By Tom Moore
It happens sitting on a school bus looking out the window. It happens during lectures. It happens facing a CEO of a start-up company. It even happens sitting on the couch with her husband and their two dogs: Miesha Baker can’t stop asking questions. “My husband sometimes will just look at me and be like, ’enough with the questions!’ But I am a person who just wants to know why. Why that thing happens, who built this, why was it built … I’m just very curious in that way.”
Miesha’s penchant for questioning the world around her started early. While self-describing as shy and nervous as a youngster, she always had questions. A seminal illustration of this was when her mother received a piece of mail in 2001 inviting Miesha to apply to a new educational program called Rainier Scholars. Miesha wondered, “Did I get this because I am good in school or because I need help in school?” An interesting question and one whose simple answer is “yes.”
Yes, because Miesha had tested well enough to be considered for the program and yes, because of her potential to excel. With its focus on providing educational opportunities not otherwise available to low-income children of color, Rainier Scholars was established to help elevate and foster their inherent strengths. There are few things in life more precious than the curiosity of a child. It is fragile and easily lost or diminished if not encouraged and cared for. At the root of the word curiosity is “cura” which in Latin means “to care.” Rainier Scholars cared about Miesha Baker because Miesha Baker was so curious about the world around her.
When Miesha started the Academic Enrichment Program (AEP), she did not look forward to those early summer mornings when she was picked up in West Seattle by a bus and taken across town to Aki Kurose Middle School in Rainier Valley. However, once on the bus she was fascinated peering out the window to check out the different neighborhoods and the houses her new classmates lived in. “It was comforting in a way, taking the bus,” she says about the journey. “It was like, ‘Oh, everyone comes from different experiences and different houses and apartments – we’re all in this together.’”
Rainier Scholars helps students find their voice. In classrooms, questions are valued and challenges to the status quo encouraged, but every challenge comes with a responsibility. According to Miesha, “It’s one thing to speak up and have questions; it’s another to know why you feel that way and be able to articulate your point of view. Rainier Scholars helped me have a point of view.”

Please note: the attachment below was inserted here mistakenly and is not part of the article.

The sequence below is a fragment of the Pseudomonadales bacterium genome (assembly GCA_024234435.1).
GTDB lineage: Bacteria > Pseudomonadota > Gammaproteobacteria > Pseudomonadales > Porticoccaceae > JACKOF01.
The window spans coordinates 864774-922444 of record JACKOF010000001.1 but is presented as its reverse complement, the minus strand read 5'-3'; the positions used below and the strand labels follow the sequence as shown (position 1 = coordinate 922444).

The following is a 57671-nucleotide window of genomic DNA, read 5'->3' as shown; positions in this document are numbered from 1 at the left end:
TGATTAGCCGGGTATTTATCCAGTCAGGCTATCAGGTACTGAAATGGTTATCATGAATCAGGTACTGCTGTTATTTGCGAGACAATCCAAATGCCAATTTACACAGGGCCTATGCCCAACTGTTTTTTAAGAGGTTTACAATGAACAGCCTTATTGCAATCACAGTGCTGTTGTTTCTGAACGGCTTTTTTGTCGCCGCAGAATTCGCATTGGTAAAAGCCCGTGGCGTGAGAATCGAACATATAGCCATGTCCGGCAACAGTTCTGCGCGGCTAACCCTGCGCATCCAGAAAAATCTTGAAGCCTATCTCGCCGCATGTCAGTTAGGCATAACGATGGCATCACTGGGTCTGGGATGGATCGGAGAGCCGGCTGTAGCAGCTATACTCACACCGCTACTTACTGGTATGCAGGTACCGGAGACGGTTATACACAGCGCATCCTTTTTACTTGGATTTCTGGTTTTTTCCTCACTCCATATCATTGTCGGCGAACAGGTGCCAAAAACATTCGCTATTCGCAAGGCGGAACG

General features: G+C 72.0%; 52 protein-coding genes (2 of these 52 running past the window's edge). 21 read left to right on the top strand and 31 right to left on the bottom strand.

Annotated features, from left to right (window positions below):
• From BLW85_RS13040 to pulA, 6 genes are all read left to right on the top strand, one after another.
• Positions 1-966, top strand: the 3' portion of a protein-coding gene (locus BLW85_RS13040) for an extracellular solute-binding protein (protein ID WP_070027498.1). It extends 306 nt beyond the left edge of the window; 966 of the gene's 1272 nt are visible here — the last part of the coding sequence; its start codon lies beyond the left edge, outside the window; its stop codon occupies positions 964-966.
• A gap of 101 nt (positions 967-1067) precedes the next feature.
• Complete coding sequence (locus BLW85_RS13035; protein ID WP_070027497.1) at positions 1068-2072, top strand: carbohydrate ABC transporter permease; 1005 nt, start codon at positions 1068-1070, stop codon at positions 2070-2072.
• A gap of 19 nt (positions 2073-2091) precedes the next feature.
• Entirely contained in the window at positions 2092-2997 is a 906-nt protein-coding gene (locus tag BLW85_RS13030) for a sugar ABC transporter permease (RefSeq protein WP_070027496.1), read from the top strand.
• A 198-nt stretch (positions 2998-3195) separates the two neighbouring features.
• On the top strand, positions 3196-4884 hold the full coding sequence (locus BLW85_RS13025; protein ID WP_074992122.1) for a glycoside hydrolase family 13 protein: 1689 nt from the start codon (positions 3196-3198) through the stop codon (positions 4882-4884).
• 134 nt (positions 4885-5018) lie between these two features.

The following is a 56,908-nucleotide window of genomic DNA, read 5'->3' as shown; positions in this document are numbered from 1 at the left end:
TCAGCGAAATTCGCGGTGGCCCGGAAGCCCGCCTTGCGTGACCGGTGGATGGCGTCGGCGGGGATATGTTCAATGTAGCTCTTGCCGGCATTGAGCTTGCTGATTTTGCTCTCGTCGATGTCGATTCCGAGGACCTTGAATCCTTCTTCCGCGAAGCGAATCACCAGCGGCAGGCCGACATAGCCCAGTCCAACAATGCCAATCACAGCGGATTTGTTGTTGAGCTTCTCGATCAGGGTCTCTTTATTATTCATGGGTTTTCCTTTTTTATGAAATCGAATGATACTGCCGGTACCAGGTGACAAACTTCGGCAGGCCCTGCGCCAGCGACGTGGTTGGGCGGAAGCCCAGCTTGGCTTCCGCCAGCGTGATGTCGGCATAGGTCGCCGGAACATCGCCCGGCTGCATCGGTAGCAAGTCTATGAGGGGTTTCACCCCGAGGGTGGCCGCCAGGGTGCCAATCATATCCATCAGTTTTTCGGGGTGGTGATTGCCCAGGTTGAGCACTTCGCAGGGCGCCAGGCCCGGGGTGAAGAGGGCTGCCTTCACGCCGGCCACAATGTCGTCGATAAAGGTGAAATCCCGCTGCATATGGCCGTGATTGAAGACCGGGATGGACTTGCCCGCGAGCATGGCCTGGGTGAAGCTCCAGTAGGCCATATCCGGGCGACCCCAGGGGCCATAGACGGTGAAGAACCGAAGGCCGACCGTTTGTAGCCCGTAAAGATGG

Take for example the ongoing debate Miesha had with her parents around attending public schools (her preference) and private schools (her parents’ choice). Miesha’s early arguments to attend public school did not convince her parents and she went to Seattle Girls School (SGS) for middle school, an experience she ultimately came to appreciate and respect. After graduation from SGS, Miesha upped her game for the second round of the public vs. private debate by creating a PowerPoint presentation for her parents. This time she prevailed and was allowed to attend West Seattle High School, although a signed contract stipulating to a certain GPA among other conditions was required!
Miesha credits Rainier Scholars and SGS for holding her accountable at such a young age. It was during those years when she realized she had access to a wealth of resources – all she had to do was to ask for them if she needed help. When asked why she thought her parents accepted her argument the second time around, she says it was a matter of maturity. “I was able to explain to my parents why this was so important to me. I was able to explain why I wanted to be immersed in my community and had proved I could succeed in school despite the social challenges around me.”
When it came time to choose a college, Miesha was happy to be accepted to Washington State University and the Edward R. Murrow School of Communications. She accepted the opportunity – proud to be the first in her family to go to college and pleased to stay closer to home and not put as much of a financial strain on herself and family.
In each of these instances and throughout her educational journey, Miesha was surrounded by a caring and committed community of fellow students, teachers, staff and her parents, all of whom not only heard her questions, but each, in their own way, lifted up her inquisitive nature, allowing her curiosity to rise to the next level and encouraging her to take the next step.
Since graduating from WSU with a BA in Communications, Miesha has worked in Public Relations and Communications at ZGF Architects, WE Communications, Amazon, and The Riveter. Currently, she is a strategist in the Seattle office of Touch Worldwide, a local experience design agency. In each of these jobs, Miesha continued to use her preternatural powers of observation and questioning to not only advance her career, but to feel the satisfaction that comes from her ongoing exploration of what life can be.
It should come as no surprise that in her work today, when established clients like Microsoft and Starbucks, as well as start-up companies, come to Touch with a new product or event in mind, she asks them questions – a lot of them. “I love working with clients and helping them figure out their story. What is their brand? What is unique about their audience? How do they want to tell their story? What is their journey?”